In the late months of 2019, there were rumblings of a virus with the potential to grow catastrophic. There had been instances like this previously with outbreaks of H1N1 in 2009 and Ebola from 2014-2016, but it always been contained… Read More ›
Be transported back to the bittersweet moments of adolescence in Sophia Silver’s “Over/Under.” [SFFILM Festival]
Summer 1996 — I was 15 and spent several days with a childhood friend, Glen, his sister and her friend, and his father at a beach house on the Outer Banks. To this day, I remember the days we spent… Read More ›
Pedro Almodóvar’s always tender humanity enables “Parallel Mothers (Madres paralelas)” to examine complex matter.
There’s something to be said about “movie magic” or whatever word or phrase you use to describe those “Nicole Kidman sitting in the world’s cleanest, emptiest AMC” moments where you really just appreciate every aspect that not only went into… Read More ›
Amid the discord, Jesse Eisenberg’s feature-length directorial debut “When You Finish Saving the World” finds bittersweet harmony. [Sundance Film Festival]
Over the course of his career Oscar-nominated actor Jesse Eisenberg has played many roles. He’s been a nebbish hero (Zombieland), a sociopath (The Social Network), a stoner badass (American Ultra), and the greatest criminal mind of the DCEU (Batman v…. Read More ›
Stories that depict a road trip tend to connect with most audience members considering that we all commonly share in the ultimate extended road trip — that is, the journey of life. Sure, this is a clichéd metaphor that has… Read More ›
It’s perfectly natural to want to find ways to grow in your craft. Someone who starts as an intern likely has their eyes on a manager’s seat, wanting to absorb as much as possible in order to get there faster…. Read More ›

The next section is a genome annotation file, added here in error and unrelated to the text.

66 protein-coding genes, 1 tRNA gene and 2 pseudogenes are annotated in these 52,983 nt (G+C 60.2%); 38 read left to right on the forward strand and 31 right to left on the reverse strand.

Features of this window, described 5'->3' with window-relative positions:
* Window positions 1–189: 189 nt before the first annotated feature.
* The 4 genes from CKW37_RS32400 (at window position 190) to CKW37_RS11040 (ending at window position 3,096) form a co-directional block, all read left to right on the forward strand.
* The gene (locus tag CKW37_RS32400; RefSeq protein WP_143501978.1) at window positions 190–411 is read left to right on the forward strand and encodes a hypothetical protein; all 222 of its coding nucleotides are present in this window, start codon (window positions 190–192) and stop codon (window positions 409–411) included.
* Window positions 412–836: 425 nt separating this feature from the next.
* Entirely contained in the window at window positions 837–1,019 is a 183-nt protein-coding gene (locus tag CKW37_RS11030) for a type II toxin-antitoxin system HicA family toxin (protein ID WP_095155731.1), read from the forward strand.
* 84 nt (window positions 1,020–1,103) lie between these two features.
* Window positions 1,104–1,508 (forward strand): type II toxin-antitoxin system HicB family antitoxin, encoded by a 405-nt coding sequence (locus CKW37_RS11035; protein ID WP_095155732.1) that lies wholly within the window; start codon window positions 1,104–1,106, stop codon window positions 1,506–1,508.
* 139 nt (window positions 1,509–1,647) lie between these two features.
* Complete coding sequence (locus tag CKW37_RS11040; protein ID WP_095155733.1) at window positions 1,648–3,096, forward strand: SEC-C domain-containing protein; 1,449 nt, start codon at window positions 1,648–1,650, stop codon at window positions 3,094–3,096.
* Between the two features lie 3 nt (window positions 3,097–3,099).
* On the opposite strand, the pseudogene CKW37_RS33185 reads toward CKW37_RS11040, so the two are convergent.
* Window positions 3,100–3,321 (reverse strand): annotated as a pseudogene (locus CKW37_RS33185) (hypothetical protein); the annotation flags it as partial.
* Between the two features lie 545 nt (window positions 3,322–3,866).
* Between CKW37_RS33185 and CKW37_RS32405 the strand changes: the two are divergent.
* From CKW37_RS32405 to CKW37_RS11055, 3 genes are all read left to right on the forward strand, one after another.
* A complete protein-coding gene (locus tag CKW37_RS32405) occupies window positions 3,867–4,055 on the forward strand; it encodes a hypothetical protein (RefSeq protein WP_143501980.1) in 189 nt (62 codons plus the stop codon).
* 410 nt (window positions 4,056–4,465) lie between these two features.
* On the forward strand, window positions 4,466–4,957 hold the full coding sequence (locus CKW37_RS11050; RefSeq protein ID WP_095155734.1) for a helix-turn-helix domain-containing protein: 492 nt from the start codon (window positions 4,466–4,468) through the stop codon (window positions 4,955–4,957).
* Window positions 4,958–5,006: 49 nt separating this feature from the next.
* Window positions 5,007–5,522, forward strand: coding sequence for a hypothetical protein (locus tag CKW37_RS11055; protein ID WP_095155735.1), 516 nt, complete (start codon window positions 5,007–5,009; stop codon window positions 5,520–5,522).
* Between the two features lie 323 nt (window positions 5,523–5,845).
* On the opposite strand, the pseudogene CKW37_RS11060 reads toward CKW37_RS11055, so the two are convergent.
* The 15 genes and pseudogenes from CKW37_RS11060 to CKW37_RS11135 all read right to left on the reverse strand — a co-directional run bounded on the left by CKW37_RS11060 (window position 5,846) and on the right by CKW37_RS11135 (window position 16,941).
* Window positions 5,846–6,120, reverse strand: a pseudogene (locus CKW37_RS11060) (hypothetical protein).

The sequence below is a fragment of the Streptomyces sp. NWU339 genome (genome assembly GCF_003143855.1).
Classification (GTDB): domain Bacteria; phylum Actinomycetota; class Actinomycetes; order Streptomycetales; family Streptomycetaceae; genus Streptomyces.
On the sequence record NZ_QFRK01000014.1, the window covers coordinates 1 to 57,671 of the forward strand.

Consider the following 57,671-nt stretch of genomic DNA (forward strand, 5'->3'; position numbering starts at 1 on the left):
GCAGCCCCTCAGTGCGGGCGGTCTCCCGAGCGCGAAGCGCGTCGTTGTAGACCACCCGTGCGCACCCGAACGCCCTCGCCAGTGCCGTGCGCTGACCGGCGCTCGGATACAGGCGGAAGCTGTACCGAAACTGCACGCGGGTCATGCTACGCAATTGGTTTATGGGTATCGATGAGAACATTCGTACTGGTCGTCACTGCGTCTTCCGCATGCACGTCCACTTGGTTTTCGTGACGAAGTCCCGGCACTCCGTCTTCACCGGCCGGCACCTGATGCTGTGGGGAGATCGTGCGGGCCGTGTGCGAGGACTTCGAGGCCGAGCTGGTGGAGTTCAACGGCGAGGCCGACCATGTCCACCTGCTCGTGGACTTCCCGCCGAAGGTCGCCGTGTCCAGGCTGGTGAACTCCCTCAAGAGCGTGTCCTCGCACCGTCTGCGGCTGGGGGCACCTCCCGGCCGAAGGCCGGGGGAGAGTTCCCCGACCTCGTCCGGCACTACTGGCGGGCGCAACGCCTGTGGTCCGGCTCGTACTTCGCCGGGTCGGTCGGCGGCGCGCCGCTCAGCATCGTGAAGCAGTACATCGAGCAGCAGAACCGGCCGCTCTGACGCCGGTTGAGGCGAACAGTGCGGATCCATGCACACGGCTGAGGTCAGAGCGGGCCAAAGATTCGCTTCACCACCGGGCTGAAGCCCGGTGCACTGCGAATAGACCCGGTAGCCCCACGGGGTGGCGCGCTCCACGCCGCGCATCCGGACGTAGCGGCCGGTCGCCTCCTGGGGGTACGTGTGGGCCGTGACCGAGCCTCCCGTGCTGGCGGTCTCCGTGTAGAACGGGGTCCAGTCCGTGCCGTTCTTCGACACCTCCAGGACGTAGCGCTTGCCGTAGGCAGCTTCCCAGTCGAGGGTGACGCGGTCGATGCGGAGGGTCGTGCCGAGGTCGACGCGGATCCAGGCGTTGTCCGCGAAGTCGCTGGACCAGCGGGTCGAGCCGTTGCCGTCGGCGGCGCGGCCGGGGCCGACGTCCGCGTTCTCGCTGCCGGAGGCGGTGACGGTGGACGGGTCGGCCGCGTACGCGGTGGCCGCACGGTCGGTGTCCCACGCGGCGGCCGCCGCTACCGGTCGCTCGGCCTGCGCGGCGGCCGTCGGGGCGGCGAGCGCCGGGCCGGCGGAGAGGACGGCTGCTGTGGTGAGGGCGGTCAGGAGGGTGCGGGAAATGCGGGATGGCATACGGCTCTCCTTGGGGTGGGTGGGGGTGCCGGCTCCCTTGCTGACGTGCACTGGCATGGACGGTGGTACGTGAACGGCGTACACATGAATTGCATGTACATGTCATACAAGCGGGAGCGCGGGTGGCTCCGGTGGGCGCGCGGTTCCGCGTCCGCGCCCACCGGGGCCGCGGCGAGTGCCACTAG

After a theatrical run in May 2021, the feature film directorial debut for actor David Oyelowo, The Water Man, is coming home. Evoking such childhood stories such as E.T. the Extra-Terrestrial or The NeverEnding Story, The Water Man is a tale about a young boy’s… Read More ›
“Peace by Chocolate” isn’t tempered to satiate an instant craving, but to preserve a legacy. [Tribeca Festival]
Immigrant stories are treated as all-to-common and extraordinary in the same breath, especially in the United States and Canada. The majority of people who live in both countries did not originate there and each possess a legacy of doing terrible… Read More ›
Farewell Amor is a family love story that transcends time, place and war. Ntare Guma Mbaho Mwine stars as a man trying to connect with his wife and daughter after 17-years apart. On Meet me at the Movies: Open Dialogue,… Read More ›
Indie drama “Take Out Girl” delivers a thoughtful meal, not a dissatisfying snack. [Indie Memphis Film Festival]
There are many paths to success. Even one generation ago, that meant going to school, getting a job, and working there until retirement. On that path at that time, a single income was typically enough to provide for an average… Read More ›
Alex Wolff’s “The Cat and the Moon” is a strong directorial debut from a creator just getting started.